Barbwong - I'm not totally with you. I agree that there are some cultural differences in bedtimes/sleeptimes. Maybe I'm biased having experienced early bedtimes myself. However, in favour of an early bedtime:
    * Fits in better with playgroup/school/activities/etc - doesn't matter what sort of culture you have, school is still 9'ish to 3'ish. That doesn't allow a 6 year old an afternoon nap. Which leads me to my next point
    * HK children (and adults for that matter) obviously aren't getting the right amount of sleep over a 24 hour period. They are constantly falling asleep on public transport/in the office/etc. They are sleepy on the 8am ferry from DB. How can you function at work at 9am if you're sleeping on the way to work? They might be used to it, but it doesn't mean it is good for them.
    * Personally I feel that once children are no longer babies they function better on a big block of sleep. They can only get this if they go to bed early. No scientific basis for this belief, just my opinion.

    On the other side, time with parents in the evenings is important. Perhaps parents should finish work earlier to spend time with their children before bed? I don't have any magical answers.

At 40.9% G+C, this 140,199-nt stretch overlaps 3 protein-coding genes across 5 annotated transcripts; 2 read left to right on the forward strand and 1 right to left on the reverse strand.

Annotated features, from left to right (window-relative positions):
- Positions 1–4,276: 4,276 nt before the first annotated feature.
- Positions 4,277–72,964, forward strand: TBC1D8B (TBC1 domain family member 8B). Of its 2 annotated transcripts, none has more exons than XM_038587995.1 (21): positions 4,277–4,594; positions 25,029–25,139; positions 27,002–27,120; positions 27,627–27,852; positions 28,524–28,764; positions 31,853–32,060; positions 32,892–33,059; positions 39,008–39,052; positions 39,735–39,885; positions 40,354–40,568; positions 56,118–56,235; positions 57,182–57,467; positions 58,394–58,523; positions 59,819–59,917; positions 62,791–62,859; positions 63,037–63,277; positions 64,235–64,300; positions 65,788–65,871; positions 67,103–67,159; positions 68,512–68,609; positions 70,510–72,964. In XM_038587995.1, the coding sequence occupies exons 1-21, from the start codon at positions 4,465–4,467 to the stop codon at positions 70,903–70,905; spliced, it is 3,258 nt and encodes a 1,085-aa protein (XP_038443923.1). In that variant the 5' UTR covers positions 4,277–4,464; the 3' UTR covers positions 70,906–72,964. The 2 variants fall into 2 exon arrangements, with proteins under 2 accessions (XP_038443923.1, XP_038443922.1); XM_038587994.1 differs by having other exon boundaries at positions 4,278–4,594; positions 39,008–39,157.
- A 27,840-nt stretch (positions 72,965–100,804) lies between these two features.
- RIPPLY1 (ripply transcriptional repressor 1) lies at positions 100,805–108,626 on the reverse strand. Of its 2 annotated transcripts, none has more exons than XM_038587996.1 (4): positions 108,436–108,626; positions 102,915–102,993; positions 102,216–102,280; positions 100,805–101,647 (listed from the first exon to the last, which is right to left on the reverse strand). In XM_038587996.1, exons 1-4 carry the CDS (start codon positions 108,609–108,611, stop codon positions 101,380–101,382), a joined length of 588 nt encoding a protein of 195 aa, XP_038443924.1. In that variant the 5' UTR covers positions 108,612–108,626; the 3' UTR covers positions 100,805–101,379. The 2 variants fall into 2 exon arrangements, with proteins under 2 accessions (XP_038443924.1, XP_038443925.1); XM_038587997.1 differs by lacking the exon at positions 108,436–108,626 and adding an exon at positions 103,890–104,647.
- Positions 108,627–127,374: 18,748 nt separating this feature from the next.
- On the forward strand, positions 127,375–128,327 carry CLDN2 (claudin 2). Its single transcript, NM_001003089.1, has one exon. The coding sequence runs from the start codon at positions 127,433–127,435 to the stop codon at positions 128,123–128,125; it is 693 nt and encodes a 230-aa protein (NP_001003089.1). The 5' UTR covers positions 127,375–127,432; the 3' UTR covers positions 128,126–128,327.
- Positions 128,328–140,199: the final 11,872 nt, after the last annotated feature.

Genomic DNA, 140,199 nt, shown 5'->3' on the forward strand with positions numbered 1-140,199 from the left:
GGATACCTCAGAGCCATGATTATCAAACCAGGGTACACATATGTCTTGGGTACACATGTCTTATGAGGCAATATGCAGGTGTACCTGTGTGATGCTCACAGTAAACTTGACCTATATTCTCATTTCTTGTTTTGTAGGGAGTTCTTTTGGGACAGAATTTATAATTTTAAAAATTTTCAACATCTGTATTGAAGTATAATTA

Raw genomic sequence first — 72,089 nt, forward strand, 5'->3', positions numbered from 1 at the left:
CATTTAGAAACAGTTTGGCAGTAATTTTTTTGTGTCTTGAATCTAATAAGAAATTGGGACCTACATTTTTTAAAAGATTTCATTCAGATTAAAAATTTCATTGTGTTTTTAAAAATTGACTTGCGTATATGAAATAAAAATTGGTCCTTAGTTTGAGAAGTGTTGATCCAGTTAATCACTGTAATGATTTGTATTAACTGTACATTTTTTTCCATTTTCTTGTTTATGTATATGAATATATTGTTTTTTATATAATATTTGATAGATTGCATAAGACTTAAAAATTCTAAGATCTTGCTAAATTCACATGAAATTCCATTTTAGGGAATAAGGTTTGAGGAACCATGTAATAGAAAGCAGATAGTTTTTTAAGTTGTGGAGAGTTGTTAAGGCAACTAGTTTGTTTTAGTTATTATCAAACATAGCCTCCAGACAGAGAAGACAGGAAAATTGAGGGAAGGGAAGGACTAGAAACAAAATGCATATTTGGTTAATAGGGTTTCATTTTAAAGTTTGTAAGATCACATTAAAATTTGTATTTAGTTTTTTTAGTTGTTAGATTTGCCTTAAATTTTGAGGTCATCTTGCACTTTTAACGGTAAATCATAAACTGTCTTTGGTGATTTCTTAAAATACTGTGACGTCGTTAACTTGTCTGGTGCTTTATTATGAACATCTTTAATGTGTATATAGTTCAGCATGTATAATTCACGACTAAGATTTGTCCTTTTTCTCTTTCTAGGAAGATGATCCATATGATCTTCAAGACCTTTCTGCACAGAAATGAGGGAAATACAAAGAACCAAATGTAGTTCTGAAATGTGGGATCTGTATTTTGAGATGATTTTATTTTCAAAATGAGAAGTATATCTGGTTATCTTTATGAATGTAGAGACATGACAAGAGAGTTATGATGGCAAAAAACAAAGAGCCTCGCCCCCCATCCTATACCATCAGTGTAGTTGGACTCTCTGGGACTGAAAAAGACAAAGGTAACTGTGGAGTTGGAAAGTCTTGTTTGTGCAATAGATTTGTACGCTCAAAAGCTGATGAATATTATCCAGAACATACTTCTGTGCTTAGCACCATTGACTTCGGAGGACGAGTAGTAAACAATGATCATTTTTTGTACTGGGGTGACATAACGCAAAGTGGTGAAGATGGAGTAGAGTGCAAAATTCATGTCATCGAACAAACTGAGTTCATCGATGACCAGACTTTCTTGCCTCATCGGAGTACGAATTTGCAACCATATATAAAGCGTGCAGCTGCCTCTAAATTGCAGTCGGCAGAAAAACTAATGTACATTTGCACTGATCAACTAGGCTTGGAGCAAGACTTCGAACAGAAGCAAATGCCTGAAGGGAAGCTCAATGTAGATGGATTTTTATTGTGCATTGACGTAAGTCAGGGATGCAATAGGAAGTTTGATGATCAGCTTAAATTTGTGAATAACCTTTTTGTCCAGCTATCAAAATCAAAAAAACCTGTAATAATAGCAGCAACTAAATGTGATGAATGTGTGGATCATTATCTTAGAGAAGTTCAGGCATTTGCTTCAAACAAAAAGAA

For us 7pm is bedtime.

  6. #14
    barbwong_130 is offline Registered User
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    What school did/does your pre-school children go to?

    Mime went to the local Chinese kindergarten between the ages of three and six years old. This was a full day school from 9:00 am to 4:30 pm. All the children had afternoon naps between 1:00 pm and 3:00 pm. This is standard in full day Chinese kindergartens.

    Believe me when your six year old sleeps for two hours in the middle of the afternoon they are easily able to stay up longer in the evening.

    At the time when my second child was in kindergarten my elder daughter was in afternoon primary school going from 1:30 pm to 6:30 pm every day. She hadn’t even had dinner by 7:00 pm and couldn’t have gone to bed at that time. She also went to bed between 10 pm and 11:00 pm but she rarely got up before 10:00 am

    Just because it is possible for your family to have early nights don’t assume it is possible for everyone. The school system for the local Chinese schools here is not the same as the International schools.

    Barb

  7. #15
    barbwong_130 is offline Registered User
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    One of the biggest problems for anthropologists is how to deal with the basis they bring with them from their own culture.

    The way you were brought up and live your life feels normal to you and so it is often difficult to see that other ways of doing things is just that different ways of doing things. And even if we can understand that different cultures do things in different ways it is difficult for us to really believe that this different way is just as valid as our way of doing things.